The Association next argued that the administrative obligations placed on an employer by the City-payment option create an ERISA plan. Under applicable case law, an ERISA plan is created if an employer’s administrative duties under the federal, state or local law entail more than a “modicum of discretion.” Under the City-payment option, employers must maintain accurate records of health care expenditures paid to the City and proof that such expenditures were made each quarter each year. These recordkeeping provisions require employers to distinguish between “covered” and “non-covered” employees, and keep track of the number of hours covered employees work and the number of such hours performed in the City. The Ninth Circuit held that these requirements were insufficient to create an ERISA plan. The Ninth Circuit likened the administrative obligations under the Ordinance to payments that are required under existing federal, state and local laws for income tax withholding, social security payments and minimum wage laws, stating: “the employer’s administrative obligations [under the Ordinance] involve mechanical record-keeping” and that any judgments involved in the making of required expenditure calculations and the related records involve “no more than the exercise of a modicum of discretion.”
Finally, the Association argued that the combination of the administrative burden and the “reasonable ascertainability” of benefits to employees, creates an ERISA plan. The Ninth Circuit rejected this argument on the basis that the City-payment option does not necessarily r-esult in “reasonably ascertainable” benefits as there is nothing in the Ordinance that guarantees that a certain level or kind of “intended benefits” will be provided by the HAP or that a particular group of beneficiaries will be included in the HAP.
The Ninth Circuit also held that the HAP itself is not an ERISA plan. As referenced above, the HAP provides health care to low and moderate income San Francisco residents regardless of their employment status. As stated above, to be an ERISA employee welfare benefit plan, a plan, fund or program must exist and be established or maintained by an employer through the purchase of insurance or otherwise. The Ninth Circuit found that because the HAP is funded primarily by taxpayers and not employer contributions and is maintained by the City, not by any employer, the HAP is a government entitlement program and not an ERISA plan. The Ninth Circuit noted that neither employers nor covered employees have any control over the kind and level of benefits provided. Furthermore, employers do not negotiate or sign contracts with the City or have any control over coverage decisions.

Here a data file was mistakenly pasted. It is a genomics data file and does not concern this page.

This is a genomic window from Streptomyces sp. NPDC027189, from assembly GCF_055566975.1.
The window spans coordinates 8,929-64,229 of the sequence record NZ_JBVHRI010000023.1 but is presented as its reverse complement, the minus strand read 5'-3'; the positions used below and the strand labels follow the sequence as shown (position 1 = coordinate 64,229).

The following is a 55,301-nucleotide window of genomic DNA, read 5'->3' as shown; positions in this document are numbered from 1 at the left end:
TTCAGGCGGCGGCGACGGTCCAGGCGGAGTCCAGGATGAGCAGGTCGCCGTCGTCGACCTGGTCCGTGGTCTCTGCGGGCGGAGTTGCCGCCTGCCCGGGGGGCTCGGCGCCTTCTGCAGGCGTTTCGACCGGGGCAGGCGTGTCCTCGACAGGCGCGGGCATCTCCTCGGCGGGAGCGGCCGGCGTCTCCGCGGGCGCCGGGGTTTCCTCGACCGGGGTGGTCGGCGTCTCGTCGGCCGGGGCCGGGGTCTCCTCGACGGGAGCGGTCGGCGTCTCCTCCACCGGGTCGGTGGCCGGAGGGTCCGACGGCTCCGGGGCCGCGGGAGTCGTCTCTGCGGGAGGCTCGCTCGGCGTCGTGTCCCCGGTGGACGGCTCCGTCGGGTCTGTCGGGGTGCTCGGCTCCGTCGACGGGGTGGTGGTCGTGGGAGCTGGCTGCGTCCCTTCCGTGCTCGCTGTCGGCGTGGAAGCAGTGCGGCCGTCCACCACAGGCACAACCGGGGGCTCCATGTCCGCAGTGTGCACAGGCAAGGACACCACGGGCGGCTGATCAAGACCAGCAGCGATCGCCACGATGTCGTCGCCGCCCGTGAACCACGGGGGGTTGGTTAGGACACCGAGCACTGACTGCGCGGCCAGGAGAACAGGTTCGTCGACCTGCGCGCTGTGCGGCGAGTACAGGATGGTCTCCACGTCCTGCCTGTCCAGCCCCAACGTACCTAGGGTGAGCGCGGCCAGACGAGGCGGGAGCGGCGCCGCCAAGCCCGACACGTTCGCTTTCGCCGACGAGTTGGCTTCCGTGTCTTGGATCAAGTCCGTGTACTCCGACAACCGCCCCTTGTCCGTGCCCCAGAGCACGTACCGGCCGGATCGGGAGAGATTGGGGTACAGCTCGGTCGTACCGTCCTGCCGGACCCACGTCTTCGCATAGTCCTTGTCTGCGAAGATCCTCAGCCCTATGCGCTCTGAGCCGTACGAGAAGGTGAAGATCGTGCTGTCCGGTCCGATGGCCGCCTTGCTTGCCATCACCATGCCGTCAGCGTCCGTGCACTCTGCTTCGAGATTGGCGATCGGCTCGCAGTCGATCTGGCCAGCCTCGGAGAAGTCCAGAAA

The Ordinance Does Not Relate to ERISA Plans
Under the U.S. Supreme Court’s test for ERISA preemption, a law relates to an employee benefit plan and is, therefore, preempted, if it has a connection with or references an employee benefit plan.
Connection with ERISA Plans
The Ninth Circuit concluded that the Ordinance does not have an impermissible connection with ERISA plans because it does not require an employer to adopt an ERISA plan or provide any specific level of benefit. The Ninth Circuit emphasized that the Ordinance just requires covered employers to spend a minimum amount on their employees’ health care, and this obligation can be satisfied by simply making payments to the City. While the Ninth Circuit acknowledged that the Ordinance may influence an employer to adopt or change an ERISA plan in lieu of making the required health care expenditures to the City, the Ninth Circuit found that such influence is permissible under ERISA and New York State Conference of Blue Cross & Blue Shield Plans v. Travelers Insurance Co., 514 U.S. 645 (1995).
The Ninth Circuit further determined that, unlike laws that have been struck down based on ERISA preemption, the Ordinance does not hold “ERISA plan administrators to a particular choice of rules for determining eligibility or entitlement to particular benefits.” The Ninth Circuit also stated that “the Ordinance does not impose on plan administrators any administrative or financial burden of complying with conflicting directives relating to benefits law.” Furthermore, because the administrative burdens of the Ordinance apply whether or not the employer has an ERISA plan, the Ninth Circuit found that the burdens imposed by the Ordinance rest with the employer and not with any ERISA plan.